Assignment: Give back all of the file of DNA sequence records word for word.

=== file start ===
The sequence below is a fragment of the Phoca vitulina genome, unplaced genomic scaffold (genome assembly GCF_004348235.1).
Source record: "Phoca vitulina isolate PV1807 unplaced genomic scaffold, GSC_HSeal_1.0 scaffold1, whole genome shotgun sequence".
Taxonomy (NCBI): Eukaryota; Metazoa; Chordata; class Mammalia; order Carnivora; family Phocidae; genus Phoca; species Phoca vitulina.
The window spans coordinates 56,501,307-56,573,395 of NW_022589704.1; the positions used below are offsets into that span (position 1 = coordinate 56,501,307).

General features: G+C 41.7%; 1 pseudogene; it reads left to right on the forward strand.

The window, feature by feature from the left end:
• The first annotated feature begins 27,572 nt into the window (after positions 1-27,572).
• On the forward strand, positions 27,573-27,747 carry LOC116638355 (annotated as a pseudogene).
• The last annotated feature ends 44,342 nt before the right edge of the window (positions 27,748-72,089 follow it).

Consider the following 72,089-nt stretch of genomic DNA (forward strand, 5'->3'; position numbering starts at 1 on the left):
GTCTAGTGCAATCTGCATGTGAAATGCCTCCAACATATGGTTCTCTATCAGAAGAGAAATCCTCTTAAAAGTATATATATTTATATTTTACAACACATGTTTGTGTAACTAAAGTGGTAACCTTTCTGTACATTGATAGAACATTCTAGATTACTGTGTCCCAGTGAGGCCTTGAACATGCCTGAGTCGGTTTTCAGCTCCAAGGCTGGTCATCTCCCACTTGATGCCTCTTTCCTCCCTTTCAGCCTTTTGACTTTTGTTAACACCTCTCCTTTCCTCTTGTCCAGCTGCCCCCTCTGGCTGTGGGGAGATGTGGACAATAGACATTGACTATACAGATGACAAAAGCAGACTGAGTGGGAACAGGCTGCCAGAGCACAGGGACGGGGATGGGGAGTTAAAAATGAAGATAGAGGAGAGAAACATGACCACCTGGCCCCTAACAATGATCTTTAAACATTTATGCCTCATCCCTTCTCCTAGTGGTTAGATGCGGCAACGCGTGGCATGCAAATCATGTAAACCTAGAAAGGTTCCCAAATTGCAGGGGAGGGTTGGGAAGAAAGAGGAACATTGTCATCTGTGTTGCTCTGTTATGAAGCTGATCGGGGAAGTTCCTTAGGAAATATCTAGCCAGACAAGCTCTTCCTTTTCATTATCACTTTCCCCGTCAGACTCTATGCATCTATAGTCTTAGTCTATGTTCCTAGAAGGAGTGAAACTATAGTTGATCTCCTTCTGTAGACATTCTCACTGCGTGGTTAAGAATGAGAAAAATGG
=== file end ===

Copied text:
The sequence below is a fragment of the Phoca vitulina genome, unplaced genomic scaffold (genome assembly GCF_004348235.1).
Source record: "Phoca vitulina isolate PV1807 unplaced genomic scaffold, GSC_HSeal_1.0 scaffold1, whole genome shotgun sequence".
Taxonomy (NCBI): Eukaryota; Metazoa; Chordata; class Mammalia; order Carnivora; family Phocidae; genus Phoca; species Phoca vitulina.
The window spans coordinates 56,501,307-56,573,395 of NW_022589704.1; the positions used below are offsets into that span (position 1 = coordinate 56,501,307).

General features: G+C 41.7%; 1 pseudogene; it reads left to right on the forward strand.

The window, feature by feature from the left end:
• The first annotated feature begins 27,572 nt into the window (after positions 1-27,572).
• On the forward strand, positions 27,573-27,747 carry LOC116638355 (annotated as a pseudogene).
• The last annotated feature ends 44,342 nt before the right edge of the window (positions 27,748-72,089 follow it).

Consider the following 72,089-nt stretch of genomic DNA (forward strand, 5'->3'; position numbering starts at 1 on the left):
GTCTAGTGCAATCTGCATGTGAAATGCCTCCAACATATGGTTCTCTATCAGAAGAGAAATCCTCTTAAAAGTATATATATTTATATTTTACAACACATGTTTGTGTAACTAAAGTGGTAACCTTTCTGTACATTGATAGAACATTCTAGATTACTGTGTCCCAGTGAGGCCTTGAACATGCCTGAGTCGGTTTTCAGCTCCAAGGCTGGTCATCTCCCACTTGATGCCTCTTTCCTCCCTTTCAGCCTTTTGACTTTTGTTAACACCTCTCCTTTCCTCTTGTCCAGCTGCCCCCTCTGGCTGTGGGGAGATGTGGACAATAGACATTGACTATACAGATGACAAAAGCAGACTGAGTGGGAACAGGCTGCCAGAGCACAGGGACGGGGATGGGGAGTTAAAAATGAAGATAGAGGAGAGAAACATGACCACCTGGCCCCTAACAATGATCTTTAAACATTTATGCCTCATCCCTTCTCCTAGTGGTTAGATGCGGCAACGCGTGGCATGCAAATCATGTAAACCTAGAAAGGTTCCCAAATTGCAGGGGAGGGTTGGGAAGAAAGAGGAACATTGTCATCTGTGTTGCTCTGTTATGAAGCTGATCGGGGAAGTTCCTTAGGAAATATCTAGCCAGACAAGCTCTTCCTTTTCATTATCACTTTCCCCGTCAGACTCTATGCATCTATAGTCTTAGTCTATGTTCCTAGAAGGAGTGAAACTATAGTTGATCTCCTTCTGTAGACATTCTCACTGCGTGGTTAAGAATGAGAAAAATGG